The primary LDMS store plugins support:
Librabbitmq 0.8 based, no changes planned. Tracking of librabbitmq updates expected.
- Remove hard-coded limit on number of instances.
- Extended flush options to manage latency and debugging issues.
Ideas under discussion:
- Timestamping of set arrival at the store.
- Possible inclusion of final agg time in the writeout
- It will cost virtually nothing (but storage) to add an option to include a store-processing-date stamp.
- This has been requested by (possibly among others) users concerned with data validation for collective (multinode) statistics. This my be better addressed by changes elsewhere in LDMS. E.g. The LDMS core might provide a service that collects current RTC from all nodes in the aggregation over as short a time as possible and publishes it as a data set (the sampler API does not support this collection activity). A custom "store" could generate a warning if any host clock is off by more than the length of time the scan took (or a small multiple thereof). The usage model of this on Cray's odd clock systems is unclear.
- Duplicate set instance detection (the same set instance arriving by distinct aggregation paths is silently stored twice).
- This can be handled by individual stores keeping a hash of the set instance names and the last timestamp (or N timestamps in a network of aggregators with potentially out of order delivery) of data stored for that set instance. Any set with timestamp detected as already stored is a duplicate. As LDMS is also in the process of adding multiple set instance transport and collection, putting this logic in individual stores is redundant and error prone. The ldms core can/should ensure delivery of exactly one copy from a given origin and date to the stores; this requires a bit of state per store per set instance, and while we're at it this state should include a void pointer for use of the store plugin. This would eliminate most lookups stores may be performing.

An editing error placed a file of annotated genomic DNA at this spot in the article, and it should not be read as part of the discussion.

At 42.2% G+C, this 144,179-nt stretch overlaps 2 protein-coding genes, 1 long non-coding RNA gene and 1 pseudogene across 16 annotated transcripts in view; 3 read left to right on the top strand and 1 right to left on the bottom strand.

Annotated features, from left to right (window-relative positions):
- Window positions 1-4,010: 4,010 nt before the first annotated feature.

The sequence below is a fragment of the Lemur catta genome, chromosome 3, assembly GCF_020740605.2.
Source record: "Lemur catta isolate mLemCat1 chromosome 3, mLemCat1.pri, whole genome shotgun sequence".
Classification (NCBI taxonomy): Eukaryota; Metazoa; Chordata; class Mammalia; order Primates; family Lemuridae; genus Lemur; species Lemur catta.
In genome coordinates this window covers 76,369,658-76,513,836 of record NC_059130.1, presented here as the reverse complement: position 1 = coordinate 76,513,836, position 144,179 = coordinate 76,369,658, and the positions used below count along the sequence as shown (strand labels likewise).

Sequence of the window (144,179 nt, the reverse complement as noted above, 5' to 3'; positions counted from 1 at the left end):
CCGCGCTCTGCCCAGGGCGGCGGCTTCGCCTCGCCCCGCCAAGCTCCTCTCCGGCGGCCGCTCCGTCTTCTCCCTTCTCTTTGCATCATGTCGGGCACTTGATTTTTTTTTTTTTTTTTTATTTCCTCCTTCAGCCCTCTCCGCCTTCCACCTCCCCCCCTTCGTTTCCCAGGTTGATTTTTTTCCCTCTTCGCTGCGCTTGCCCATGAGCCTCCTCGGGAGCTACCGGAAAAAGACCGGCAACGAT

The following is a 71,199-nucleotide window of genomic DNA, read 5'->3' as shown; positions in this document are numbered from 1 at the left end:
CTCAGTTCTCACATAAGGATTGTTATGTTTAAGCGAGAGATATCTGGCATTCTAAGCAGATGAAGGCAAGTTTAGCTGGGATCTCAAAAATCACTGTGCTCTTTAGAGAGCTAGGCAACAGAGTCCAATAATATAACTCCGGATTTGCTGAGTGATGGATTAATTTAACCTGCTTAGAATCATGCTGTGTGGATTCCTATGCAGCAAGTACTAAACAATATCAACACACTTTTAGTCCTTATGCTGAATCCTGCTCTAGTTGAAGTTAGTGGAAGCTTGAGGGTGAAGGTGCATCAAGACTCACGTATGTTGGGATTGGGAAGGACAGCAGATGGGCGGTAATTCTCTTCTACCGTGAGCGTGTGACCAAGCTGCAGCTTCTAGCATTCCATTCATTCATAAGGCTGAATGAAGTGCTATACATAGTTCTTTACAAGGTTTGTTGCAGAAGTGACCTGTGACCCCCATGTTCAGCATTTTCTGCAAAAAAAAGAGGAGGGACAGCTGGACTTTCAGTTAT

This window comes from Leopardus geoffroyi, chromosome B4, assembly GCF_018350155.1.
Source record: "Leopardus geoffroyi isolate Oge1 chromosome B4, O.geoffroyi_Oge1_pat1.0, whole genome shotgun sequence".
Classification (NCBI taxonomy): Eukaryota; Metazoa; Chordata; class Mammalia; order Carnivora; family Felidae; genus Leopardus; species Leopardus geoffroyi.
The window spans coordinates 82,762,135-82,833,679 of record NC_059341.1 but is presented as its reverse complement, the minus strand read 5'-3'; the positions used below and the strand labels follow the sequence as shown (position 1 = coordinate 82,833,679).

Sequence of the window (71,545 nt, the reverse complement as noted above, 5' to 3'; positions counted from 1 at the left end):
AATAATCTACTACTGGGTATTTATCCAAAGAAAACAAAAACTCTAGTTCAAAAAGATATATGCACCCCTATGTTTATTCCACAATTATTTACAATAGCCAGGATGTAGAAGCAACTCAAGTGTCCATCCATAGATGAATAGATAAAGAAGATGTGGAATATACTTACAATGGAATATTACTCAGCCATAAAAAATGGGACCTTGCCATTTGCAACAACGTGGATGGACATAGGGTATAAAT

- Conflicting schema detection (set instances with schema of same name and different content, result storage loss or silent error).
- The schema conflict detection can be reduced making a metadata checksum at set creation and performing consistency checks at any storage plugin (such as csv) where a full set consistency constraint exists.
- Storage policies/transforms which cherry pick named metrics must search instances by metric name every time (until ldms start managing a void pointer per policy instance per set instance) or must also enforce full set consistency.
- Handle new schema delete old schema. Need this for dvs. Handle N schema.
- See also conflicting schema and duplicate set detection. This all gets very easy if we stop looking at store plugins as singletons without per-set-instance state.
- Check handling start/stop/load/unload. Multiple instance support?
- File permissions and naming
- Mike - Check permissions to begin with -- he would like to make it born user readable so he can check the data instead of waiting for permission change at rollover. Also want YYYYMMDD naming convention instead of epoch.